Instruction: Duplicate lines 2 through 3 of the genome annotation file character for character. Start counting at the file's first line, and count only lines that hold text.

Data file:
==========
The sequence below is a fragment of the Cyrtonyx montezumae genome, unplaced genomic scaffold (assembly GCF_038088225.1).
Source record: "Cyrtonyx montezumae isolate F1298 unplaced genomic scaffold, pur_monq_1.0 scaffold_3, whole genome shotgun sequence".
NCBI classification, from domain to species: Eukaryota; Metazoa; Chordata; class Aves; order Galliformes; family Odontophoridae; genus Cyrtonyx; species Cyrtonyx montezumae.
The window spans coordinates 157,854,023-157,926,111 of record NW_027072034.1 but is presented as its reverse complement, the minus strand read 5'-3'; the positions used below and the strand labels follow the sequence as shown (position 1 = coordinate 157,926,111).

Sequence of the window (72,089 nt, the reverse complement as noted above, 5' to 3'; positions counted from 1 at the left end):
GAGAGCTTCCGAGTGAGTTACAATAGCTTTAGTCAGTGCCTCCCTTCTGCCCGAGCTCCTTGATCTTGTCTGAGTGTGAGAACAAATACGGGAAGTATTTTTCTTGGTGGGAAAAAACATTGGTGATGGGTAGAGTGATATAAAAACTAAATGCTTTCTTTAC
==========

Source record: "Cyrtonyx montezumae isolate F1298 unplaced genomic scaffold, pur_monq_1.0 scaffold_3, whole genome shotgun sequence".
NCBI classification, from domain to species: Eukaryota; Metazoa; Chordata; class Aves; order Galliformes; family Odontophoridae; genus Cyrtonyx; species Cyrtonyx montezumae.